The large, broad bill of Northern Shovelers not only sets them apart from other ducks in appearance, but also in diet. They specialize on planktonic and benthic organisms, which they filter out of the water and...

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White-cheeked Pintail

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pp. 73-74

The only documented record of a White-cheeked Pintail in Texas is from Laguna Atascosa NWR, Cameron County. It was sighted repeatedly from November 20, 1978, through April 15, 1979. There is controversy over the provenance of this record and of all other records of this species in...

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Northern Pintail

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pp. 74-78

Many species have a high degree of fidelity to their nesting grounds, but pairs of Northern Pintails settle in on very shallow, ephemeral wetlands. The availability of such wetlands is highly variable from year to year; thus, Northern Pintails exhibit little...

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Garganey

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pp. 78-110

Garganey are very rare visitors to Texas, with only four records. All sightings have occurred between April 4 and May 17. The records are from Presidio, Galveston, and Kleberg (two) Counties. All sightings have involved males. Garganey breed in Europe and northern...

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Green-winged Teal

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pp. 79-83

Green-winged Teal are the smallest North American dabbling duck. Their diminutive size, rapid wing beats, and erratic flight often lead hunters to surmise they are the fastest duck. However, their normal flight speed is only about 30...

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Canvasback

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pp. 83-87

Female Canvasbacks take the lead role in mate selection, as is the norm for most North American ducks that form seasonal pair bonds. However, the role of female Canvasbacks in selecting mates is so strong that even in captivity they must have...

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Redhead

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pp. 87-90

No areas are more important to wintering Redheads than the Laguna Madre of Texas and the Laguna Madre de Tamaulipas. From 1955 to 1994 the estimated number of Redheads wintering in the Laguna Madre system...

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Ring-necked Duck

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pp. 91-94

Kleptoparasitism occurs when one bird steals food from another bird. Among waterbirds, kleptoparasitism is most common among individuals that forage on large items that take time to consume, such as fish or long pieces of aquatic vegetation. Ring-necked Ducks commonly...

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Greater Scaup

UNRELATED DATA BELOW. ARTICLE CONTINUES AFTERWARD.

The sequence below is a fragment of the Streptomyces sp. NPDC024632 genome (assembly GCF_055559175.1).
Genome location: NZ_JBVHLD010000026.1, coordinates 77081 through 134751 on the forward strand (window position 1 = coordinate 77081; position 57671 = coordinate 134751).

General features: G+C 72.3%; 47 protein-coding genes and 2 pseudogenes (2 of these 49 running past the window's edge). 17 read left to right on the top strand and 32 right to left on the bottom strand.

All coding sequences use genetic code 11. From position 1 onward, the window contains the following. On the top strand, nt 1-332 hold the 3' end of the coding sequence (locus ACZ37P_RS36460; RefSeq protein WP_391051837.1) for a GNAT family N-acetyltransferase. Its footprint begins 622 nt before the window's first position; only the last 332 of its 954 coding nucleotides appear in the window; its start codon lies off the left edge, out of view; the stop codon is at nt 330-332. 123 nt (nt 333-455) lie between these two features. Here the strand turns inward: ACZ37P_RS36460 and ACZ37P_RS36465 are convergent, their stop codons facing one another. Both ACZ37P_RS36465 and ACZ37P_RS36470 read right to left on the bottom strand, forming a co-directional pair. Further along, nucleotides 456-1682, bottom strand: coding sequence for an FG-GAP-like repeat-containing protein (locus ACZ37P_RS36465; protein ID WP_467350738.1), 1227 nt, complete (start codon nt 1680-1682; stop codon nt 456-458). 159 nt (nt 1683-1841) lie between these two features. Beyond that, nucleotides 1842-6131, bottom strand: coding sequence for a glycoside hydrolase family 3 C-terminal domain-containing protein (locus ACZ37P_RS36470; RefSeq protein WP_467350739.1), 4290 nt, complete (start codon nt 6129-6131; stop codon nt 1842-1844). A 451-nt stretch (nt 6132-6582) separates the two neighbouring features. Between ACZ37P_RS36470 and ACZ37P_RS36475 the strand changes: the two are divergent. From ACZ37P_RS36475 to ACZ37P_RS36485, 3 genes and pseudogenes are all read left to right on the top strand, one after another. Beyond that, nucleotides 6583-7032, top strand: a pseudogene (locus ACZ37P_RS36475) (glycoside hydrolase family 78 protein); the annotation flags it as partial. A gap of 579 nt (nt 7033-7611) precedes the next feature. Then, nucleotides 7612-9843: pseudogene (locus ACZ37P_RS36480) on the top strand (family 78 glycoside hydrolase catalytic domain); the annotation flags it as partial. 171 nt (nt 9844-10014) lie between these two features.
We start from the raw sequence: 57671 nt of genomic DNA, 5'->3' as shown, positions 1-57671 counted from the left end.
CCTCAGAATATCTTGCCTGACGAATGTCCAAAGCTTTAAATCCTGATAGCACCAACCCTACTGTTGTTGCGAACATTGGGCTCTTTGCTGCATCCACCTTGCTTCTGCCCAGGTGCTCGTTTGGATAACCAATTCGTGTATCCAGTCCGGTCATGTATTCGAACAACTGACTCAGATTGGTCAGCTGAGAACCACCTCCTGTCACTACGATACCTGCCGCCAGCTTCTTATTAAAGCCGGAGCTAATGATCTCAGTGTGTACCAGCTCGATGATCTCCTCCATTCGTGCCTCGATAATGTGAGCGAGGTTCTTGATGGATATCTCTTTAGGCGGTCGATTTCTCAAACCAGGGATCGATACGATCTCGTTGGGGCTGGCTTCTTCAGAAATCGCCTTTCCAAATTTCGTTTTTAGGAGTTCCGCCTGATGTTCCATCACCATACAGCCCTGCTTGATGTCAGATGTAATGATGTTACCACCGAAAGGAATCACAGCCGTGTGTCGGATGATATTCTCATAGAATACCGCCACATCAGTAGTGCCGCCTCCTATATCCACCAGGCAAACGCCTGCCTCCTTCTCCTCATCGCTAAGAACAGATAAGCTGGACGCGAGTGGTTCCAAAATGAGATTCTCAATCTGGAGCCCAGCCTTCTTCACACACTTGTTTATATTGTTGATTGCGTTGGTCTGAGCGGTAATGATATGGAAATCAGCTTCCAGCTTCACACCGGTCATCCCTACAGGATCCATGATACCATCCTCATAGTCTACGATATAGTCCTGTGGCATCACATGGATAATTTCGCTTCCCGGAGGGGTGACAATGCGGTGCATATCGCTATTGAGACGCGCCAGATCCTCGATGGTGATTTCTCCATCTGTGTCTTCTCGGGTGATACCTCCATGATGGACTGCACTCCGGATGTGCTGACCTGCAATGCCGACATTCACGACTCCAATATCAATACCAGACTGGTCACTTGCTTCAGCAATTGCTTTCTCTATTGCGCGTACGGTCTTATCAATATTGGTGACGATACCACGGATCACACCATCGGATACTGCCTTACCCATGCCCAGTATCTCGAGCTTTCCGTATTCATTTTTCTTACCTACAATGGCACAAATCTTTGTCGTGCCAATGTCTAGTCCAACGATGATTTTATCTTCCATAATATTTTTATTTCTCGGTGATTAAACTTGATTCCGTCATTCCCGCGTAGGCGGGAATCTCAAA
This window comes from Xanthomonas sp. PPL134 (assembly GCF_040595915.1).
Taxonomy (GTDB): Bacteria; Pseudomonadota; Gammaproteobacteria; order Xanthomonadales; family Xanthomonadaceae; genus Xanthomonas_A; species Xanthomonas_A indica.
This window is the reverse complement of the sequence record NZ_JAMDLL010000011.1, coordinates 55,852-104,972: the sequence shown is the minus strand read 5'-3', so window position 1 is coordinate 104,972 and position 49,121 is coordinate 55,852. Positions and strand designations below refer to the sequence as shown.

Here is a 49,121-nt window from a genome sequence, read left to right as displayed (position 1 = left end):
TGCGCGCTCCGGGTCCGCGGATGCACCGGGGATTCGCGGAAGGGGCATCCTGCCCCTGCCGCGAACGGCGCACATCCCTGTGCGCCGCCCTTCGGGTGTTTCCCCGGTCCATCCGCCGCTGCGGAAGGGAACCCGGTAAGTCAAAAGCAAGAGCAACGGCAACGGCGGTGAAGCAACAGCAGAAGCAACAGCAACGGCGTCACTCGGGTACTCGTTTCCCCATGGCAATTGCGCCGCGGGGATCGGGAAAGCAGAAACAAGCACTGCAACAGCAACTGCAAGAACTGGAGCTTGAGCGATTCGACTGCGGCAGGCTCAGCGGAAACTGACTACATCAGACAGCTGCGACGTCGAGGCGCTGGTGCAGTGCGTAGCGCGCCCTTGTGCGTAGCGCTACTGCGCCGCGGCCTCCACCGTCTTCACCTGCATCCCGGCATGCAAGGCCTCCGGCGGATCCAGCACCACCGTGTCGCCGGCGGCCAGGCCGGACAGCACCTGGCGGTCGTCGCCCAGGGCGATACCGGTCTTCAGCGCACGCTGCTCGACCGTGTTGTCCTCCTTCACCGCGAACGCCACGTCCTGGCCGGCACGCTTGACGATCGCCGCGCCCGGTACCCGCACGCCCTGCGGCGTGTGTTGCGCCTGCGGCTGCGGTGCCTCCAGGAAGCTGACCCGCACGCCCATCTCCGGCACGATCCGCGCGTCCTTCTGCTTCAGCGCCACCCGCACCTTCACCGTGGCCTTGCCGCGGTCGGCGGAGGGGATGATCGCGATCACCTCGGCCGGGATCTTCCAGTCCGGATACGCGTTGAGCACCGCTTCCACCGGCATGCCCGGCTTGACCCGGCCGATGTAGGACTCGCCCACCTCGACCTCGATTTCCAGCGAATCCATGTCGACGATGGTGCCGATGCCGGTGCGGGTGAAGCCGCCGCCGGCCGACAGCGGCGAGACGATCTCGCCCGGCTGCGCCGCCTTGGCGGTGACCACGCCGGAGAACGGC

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pp. 94-97

Traditionally, migrating and wintering Greater Scaup in the Great Lakes foraged heavily on gastropods, which accounted for about 90 percent of their diet. However, zebra mussels were introduced to the Great Lakes during the mid- to late...

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Lesser Scaup

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pp. 97-101

Population numbers of Lesser Scaup have been trending downward since the mid-1980s. Reasons for this trend are unknown, but lipid levels of spring migrants in the upper Midwest (Iowa, Minnesota, and North...

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Common Eider

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pp. 101-103

There is one well-documented record of a Common Eider from Texas. It was a male taken by a hunter in the northern Laguna Madre, Nueces County, on January 8, 2007. This individual was from the population that breeds in northeastern North America, S. m. dresseri. This is the most likely subspecies to occur in Texas, as they are regular winter visitors along the southern Atlantic coast...

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King Eider

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pp. 103-104

There are two well-documented King Eider records from Texas, both of which involved firstwinter males. They occurred in Brazoria and Galveston Counties in 1998 and 2005, respectively. The first bird was captured and sent to a wildlife rehabilitator. There is also a...

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Harlequin Duck

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pp. 104-106

There are two well-documented sightings of Harlequin Ducks from Texas. A male was photographed in Cameron County in 1990, and a male and female (possibly a pair) were observed in Van Zandt County in 1995...

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Surf Scoter

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pp. 106-107